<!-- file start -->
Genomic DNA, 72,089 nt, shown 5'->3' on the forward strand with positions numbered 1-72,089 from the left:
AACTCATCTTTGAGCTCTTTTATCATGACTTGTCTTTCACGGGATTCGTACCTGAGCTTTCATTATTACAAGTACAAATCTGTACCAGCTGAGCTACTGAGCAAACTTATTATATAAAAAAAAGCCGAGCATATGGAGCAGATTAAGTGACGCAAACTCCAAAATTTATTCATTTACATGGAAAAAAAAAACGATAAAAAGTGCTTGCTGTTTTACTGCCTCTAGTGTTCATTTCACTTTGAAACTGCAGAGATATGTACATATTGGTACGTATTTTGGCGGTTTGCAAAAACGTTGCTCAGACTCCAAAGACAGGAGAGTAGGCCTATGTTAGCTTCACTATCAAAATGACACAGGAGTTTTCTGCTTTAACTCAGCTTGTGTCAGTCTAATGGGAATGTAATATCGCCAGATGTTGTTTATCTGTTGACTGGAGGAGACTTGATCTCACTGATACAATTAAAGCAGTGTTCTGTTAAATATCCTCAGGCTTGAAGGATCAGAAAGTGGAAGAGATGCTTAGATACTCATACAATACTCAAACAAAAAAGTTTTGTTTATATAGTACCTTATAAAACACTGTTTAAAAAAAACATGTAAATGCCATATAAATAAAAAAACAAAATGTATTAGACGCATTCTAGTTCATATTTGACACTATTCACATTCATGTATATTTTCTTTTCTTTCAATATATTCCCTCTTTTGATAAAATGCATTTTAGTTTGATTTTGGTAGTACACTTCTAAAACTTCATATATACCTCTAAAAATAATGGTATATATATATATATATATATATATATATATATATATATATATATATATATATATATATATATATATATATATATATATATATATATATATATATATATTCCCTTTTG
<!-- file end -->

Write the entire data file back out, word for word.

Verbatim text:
Genomic DNA, 72,089 nt, shown 5'->3' on the forward strand with positions numbered 1-72,089 from the left:
AACTCATCTTTGAGCTCTTTTATCATGACTTGTCTTTCACGGGATTCGTACCTGAGCTTTCATTATTACAAGTACAAATCTGTACCAGCTGAGCTACTGAGCAAACTTATTATATAAAAAAAAGCCGAGCATATGGAGCAGATTAAGTGACGCAAACTCCAAAATTTATTCATTTACATGGAAAAAAAAAACGATAAAAAGTGCTTGCTGTTTTACTGCCTCTAGTGTTCATTTCACTTTGAAACTGCAGAGATATGTACATATTGGTACGTATTTTGGCGGTTTGCAAAAACGTTGCTCAGACTCCAAAGACAGGAGAGTAGGCCTATGTTAGCTTCACTATCAAAATGACACAGGAGTTTTCTGCTTTAACTCAGCTTGTGTCAGTCTAATGGGAATGTAATATCGCCAGATGTTGTTTATCTGTTGACTGGAGGAGACTTGATCTCACTGATACAATTAAAGCAGTGTTCTGTTAAATATCCTCAGGCTTGAAGGATCAGAAAGTGGAAGAGATGCTTAGATACTCATACAATACTCAAACAAAAAAGTTTTGTTTATATAGTACCTTATAAAACACTGTTTAAAAAAAACATGTAAATGCCATATAAATAAAAAAACAAAATGTATTAGACGCATTCTAGTTCATATTTGACACTATTCACATTCATGTATATTTTCTTTTCTTTCAATATATTCCCTCTTTTGATAAAATGCATTTTAGTTTGATTTTGGTAGTACACTTCTAAAACTTCATATATACCTCTAAAAATAATGGTATATATATATATATATATATATATATATATATATATATATATATATATATATATATATATATATATATATATATATATATATATATATATATATATATTCCCTTTTG